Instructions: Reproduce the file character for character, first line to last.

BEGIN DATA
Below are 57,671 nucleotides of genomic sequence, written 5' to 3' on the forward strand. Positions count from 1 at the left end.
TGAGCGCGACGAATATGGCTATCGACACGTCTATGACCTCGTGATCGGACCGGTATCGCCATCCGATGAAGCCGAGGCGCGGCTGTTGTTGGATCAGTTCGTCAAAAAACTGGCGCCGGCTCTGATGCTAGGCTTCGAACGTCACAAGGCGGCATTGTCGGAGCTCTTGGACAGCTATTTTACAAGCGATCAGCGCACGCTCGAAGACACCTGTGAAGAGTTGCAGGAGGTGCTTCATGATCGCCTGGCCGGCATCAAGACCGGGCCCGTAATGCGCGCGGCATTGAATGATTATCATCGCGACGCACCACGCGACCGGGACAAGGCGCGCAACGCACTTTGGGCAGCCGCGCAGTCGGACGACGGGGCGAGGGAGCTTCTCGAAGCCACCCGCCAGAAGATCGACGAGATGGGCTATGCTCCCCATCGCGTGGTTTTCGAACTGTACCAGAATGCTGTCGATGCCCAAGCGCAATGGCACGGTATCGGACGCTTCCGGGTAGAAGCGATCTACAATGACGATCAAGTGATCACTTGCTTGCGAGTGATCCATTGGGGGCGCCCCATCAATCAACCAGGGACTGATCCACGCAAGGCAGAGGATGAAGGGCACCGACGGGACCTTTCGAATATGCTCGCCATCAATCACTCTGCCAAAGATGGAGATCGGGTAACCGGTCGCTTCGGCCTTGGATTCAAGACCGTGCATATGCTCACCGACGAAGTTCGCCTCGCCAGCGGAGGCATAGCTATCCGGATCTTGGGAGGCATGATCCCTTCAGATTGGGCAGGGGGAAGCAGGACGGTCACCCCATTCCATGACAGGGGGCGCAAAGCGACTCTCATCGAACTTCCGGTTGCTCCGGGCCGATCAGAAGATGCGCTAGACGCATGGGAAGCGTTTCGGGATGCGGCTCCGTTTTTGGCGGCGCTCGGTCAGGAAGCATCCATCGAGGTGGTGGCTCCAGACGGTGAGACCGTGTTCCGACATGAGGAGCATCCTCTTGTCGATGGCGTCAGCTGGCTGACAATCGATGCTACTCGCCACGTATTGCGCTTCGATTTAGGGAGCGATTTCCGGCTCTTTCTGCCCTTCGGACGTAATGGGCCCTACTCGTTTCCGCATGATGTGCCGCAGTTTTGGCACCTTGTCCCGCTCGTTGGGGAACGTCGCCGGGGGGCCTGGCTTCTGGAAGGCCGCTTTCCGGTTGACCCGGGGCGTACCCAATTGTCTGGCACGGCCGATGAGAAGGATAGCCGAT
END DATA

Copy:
Below are 57,671 nucleotides of genomic sequence, written 5' to 3' on the forward strand. Positions count from 1 at the left end.
TGAGCGCGACGAATATGGCTATCGACACGTCTATGACCTCGTGATCGGACCGGTATCGCCATCCGATGAAGCCGAGGCGCGGCTGTTGTTGGATCAGTTCGTCAAAAAACTGGCGCCGGCTCTGATGCTAGGCTTCGAACGTCACAAGGCGGCATTGTCGGAGCTCTTGGACAGCTATTTTACAAGCGATCAGCGCACGCTCGAAGACACCTGTGAAGAGTTGCAGGAGGTGCTTCATGATCGCCTGGCCGGCATCAAGACCGGGCCCGTAATGCGCGCGGCATTGAATGATTATCATCGCGACGCACCACGCGACCGGGACAAGGCGCGCAACGCACTTTGGGCAGCCGCGCAGTCGGACGACGGGGCGAGGGAGCTTCTCGAAGCCACCCGCCAGAAGATCGACGAGATGGGCTATGCTCCCCATCGCGTGGTTTTCGAACTGTACCAGAATGCTGTCGATGCCCAAGCGCAATGGCACGGTATCGGACGCTTCCGGGTAGAAGCGATCTACAATGACGATCAAGTGATCACTTGCTTGCGAGTGATCCATTGGGGGCGCCCCATCAATCAACCAGGGACTGATCCACGCAAGGCAGAGGATGAAGGGCACCGACGGGACCTTTCGAATATGCTCGCCATCAATCACTCTGCCAAAGATGGAGATCGGGTAACCGGTCGCTTCGGCCTTGGATTCAAGACCGTGCATATGCTCACCGACGAAGTTCGCCTCGCCAGCGGAGGCATAGCTATCCGGATCTTGGGAGGCATGATCCCTTCAGATTGGGCAGGGGGAAGCAGGACGGTCACCCCATTCCATGACAGGGGGCGCAAAGCGACTCTCATCGAACTTCCGGTTGCTCCGGGCCGATCAGAAGATGCGCTAGACGCATGGGAAGCGTTTCGGGATGCGGCTCCGTTTTTGGCGGCGCTCGGTCAGGAAGCATCCATCGAGGTGGTGGCTCCAGACGGTGAGACCGTGTTCCGACATGAGGAGCATCCTCTTGTCGATGGCGTCAGCTGGCTGACAATCGATGCTACTCGCCACGTATTGCGCTTCGATTTAGGGAGCGATTTCCGGCTCTTTCTGCCCTTCGGACGTAATGGGCCCTACTCGTTTCCGCATGATGTGCCGCAGTTTTGGCACCTTGTCCCGCTCGTTGGGGAACGTCGCCGGGGGGCCTGGCTTCTGGAAGGCCGCTTTCCGGTTGACCCGGGGCGTACCCAATTGTCTGGCACGGCCGATGAGAAGGATAGCCGAT